Internists Testify on Developing 'A Viable Medicare Physician Payment Policy' that Will Repeal SGR

ACP Testimony to Ways and Means Health Subcommittee Recommends Key Elements for Plan That Emphasizes Graduated Approach to Rewarding Quality and Effectiveness

May 7, 2013

(Washington) "The American College of Physicians (ACP) strongly supports a phased approach to repealing the Sustainable Growth Rate (SGR) and progressing to better, value-based payment and delivery models," Charles Cutler, MD, FACP, chair of the ACP Board of Regents, today told the House Ways and Means Health subcommittee. Dr. Cutler is a practicing primary care internist in a multi-specialty group practice in Norristown, Penn.

Dr. Cutler said that a proposal developed by Ways and Means Committee chairman Dave Camp (R-MI), and Energy and Commerce Committee chair Fred Upton (R-MI), is a "bold plan for Medicare payment reform that holds the promise of breaking a decade-long impasse on repeal of the Medicare Sustainable Growth Rate." He noted that the plan had four key elements to create a viable Medicare payment system: it repeals the SGR, stabilizes payments, and provides multiple pathways for physicians to participate in efforts to improve quality and effectiveness of care.

He also praised the Medicare Physician Payment Innovation Act of 2013, H.R. 574, introduced by Representative Allyson Schwartz (D-PA) and Joe Heck (R-NV). "This bill, which we support, has a similar approach as the Camp-Upton proposal" he observed and "merits strong consideration by the subcommittee."

He recommended that the Subcommittee on Health consider adding the following policies to the Camp-Upton proposal:

  • establish positive baseline updates, with an increase for evaluation and management services, for five years;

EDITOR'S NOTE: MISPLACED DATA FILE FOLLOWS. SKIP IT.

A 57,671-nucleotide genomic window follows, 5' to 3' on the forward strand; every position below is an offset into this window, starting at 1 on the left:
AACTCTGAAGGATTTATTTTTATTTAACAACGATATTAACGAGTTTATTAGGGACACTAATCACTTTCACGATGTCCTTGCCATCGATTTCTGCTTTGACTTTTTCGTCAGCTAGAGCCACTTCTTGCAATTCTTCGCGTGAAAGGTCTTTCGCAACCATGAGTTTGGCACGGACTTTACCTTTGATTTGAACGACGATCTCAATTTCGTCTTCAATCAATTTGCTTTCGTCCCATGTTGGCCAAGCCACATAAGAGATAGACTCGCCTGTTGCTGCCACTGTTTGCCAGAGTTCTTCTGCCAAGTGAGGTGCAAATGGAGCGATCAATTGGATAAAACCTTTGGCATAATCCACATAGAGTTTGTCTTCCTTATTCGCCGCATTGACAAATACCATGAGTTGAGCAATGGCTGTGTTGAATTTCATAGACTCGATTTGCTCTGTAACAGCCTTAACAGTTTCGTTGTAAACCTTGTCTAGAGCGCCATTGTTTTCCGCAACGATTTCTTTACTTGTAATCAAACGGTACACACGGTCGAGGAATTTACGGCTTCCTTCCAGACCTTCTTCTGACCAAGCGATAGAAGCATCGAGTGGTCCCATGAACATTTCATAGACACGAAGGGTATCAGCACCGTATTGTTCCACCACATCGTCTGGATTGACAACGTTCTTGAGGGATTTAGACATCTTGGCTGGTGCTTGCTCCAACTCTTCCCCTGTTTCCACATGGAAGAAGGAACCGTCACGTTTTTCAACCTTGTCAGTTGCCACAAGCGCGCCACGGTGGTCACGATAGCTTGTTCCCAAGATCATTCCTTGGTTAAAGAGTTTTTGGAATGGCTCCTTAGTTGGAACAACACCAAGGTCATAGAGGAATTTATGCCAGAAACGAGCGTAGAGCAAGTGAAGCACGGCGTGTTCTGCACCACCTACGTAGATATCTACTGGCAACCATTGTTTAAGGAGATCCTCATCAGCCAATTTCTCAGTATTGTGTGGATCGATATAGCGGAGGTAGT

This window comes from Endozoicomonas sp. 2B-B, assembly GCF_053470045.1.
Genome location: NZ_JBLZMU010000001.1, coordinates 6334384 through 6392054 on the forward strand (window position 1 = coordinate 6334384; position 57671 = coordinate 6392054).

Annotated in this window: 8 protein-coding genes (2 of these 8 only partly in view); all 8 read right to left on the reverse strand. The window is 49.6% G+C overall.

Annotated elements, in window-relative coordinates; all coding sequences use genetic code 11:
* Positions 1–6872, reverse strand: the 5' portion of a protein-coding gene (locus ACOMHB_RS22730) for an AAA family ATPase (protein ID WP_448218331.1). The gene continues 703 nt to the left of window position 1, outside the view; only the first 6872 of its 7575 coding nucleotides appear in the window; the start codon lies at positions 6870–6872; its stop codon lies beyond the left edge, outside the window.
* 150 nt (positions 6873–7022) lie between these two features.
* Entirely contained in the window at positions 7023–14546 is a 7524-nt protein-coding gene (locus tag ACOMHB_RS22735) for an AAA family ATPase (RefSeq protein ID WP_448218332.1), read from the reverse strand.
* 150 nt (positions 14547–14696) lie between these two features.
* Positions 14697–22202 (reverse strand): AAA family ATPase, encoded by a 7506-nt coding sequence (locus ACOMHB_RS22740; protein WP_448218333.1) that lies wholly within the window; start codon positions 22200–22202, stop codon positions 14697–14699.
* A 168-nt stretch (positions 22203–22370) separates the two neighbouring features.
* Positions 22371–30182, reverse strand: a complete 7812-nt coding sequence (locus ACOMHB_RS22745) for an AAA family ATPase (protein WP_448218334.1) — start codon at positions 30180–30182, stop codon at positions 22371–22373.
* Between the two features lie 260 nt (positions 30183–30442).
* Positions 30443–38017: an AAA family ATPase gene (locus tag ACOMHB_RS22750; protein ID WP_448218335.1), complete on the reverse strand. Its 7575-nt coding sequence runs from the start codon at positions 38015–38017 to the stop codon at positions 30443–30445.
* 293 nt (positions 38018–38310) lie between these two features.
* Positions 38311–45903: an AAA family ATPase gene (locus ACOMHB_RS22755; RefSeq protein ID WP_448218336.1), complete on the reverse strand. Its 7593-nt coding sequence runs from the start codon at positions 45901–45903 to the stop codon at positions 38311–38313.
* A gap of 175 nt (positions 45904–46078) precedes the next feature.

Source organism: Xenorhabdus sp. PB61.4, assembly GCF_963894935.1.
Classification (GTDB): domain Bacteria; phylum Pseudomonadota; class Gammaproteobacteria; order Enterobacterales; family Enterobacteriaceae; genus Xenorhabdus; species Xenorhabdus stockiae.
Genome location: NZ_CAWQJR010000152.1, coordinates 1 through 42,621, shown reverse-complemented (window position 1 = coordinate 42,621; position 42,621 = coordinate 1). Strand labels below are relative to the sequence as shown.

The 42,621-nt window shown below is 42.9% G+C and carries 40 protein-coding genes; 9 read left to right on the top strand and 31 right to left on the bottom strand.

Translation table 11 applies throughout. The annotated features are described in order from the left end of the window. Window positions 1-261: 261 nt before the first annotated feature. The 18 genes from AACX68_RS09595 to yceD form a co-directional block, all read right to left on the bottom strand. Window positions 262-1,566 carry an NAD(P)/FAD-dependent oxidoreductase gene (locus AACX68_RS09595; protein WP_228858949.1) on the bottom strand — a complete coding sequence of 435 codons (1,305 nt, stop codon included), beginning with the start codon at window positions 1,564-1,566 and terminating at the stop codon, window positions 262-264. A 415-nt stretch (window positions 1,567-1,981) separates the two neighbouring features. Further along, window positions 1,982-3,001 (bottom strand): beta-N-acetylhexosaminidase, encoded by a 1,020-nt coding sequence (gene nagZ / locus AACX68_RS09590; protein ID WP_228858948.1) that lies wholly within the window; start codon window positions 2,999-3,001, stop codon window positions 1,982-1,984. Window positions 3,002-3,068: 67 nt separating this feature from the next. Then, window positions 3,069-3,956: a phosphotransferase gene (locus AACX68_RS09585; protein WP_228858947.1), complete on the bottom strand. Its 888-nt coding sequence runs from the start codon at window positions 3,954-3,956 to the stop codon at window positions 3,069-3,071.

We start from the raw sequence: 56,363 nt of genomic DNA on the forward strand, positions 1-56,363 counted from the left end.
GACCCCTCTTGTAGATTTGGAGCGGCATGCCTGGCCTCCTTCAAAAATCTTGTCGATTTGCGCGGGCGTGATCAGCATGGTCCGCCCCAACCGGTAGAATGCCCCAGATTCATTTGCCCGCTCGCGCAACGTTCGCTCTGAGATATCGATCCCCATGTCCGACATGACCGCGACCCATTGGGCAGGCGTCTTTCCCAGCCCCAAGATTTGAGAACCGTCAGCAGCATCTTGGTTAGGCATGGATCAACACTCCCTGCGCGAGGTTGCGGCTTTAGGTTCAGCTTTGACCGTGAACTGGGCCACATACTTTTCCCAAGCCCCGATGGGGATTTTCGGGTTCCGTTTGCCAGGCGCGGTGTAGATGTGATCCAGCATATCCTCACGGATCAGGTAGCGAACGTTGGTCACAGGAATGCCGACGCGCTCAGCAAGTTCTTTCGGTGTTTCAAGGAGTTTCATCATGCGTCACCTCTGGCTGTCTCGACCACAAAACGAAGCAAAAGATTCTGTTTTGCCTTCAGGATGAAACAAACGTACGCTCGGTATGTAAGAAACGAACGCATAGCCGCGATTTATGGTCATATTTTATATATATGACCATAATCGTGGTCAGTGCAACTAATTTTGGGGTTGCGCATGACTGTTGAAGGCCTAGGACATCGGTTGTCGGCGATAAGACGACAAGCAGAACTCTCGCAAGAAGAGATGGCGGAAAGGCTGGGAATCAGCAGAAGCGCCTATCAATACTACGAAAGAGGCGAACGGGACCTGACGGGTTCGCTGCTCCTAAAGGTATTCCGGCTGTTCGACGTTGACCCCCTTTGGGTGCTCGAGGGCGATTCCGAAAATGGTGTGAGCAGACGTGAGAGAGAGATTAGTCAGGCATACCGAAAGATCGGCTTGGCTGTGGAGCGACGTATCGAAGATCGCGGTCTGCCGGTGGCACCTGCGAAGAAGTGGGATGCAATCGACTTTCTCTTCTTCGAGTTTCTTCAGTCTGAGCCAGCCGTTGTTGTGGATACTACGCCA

• allow physicians to qualify for additional value-based payment (VBP) allowances for participating in an approved or deemed transitional VBP program, beginning in 2014;
  • create a process by which CMS would deem a private sector initiative to qualify physicians for graduated incentive payments;
  • develop standards for deemed programs based on how many core elements they have that are associated with better quality and effectiveness of care; and
  • enable physician practices that have received independent recognition as Patient-Centered Medical Homes to qualify for the graduated incentive program.

ACP, Dr. Cutler noted, strongly believes that the patient-centered medical home (PCMH) and PCMH-Neighbor models are ready to be a part of this new, value-based health care payment and delivery system-for practices that have made or are ready to make the transition to these models. It is also critical, he said, that robust and aligned performance measurement approaches and a stable infrastructure be developed, tested, validated, and integrated into performance measures for all physicians and practices in all of the VBP programs. Additionally, all measures, whether developed by a specialty society or other experts, should go through a multi-stakeholder evaluation process, a role that is performed by the National Quality Forum as a trusted evaluator of measures.

"In conclusion," Dr. Cutler's testimony said, "ACP's approach, like the chairmen's proposal, recognizes that physicians are starting out in different places on incorporating best practices to achieve greater value for their patients, with some physicians already being very far down the road in redesigning their practices to achieve better value, while others are just getting started on the entrance ramp to value-based models. Physicians at all points on this journey need to have models available to them that are appropriate and realistic for their particular stage but with the opportunity for physicians to earn additional incentive payments when they are doing more, and sooner, to improve outcomes and effectiveness of care."


The American College of Physicians is the largest medical specialty organization and the second-largest physician group in the United States. ACP members include 133,000 internal medicine physicians (internists), related subspecialists, and medical students. Internal medicine physicians are specialists who apply scientific knowledge and clinical expertise to the diagnosis, treatment, and compassionate care of adults across the spectrum from health to complex illness. Follow ACP on Twitter and Facebook.

David Kinsman, (202) 261-4554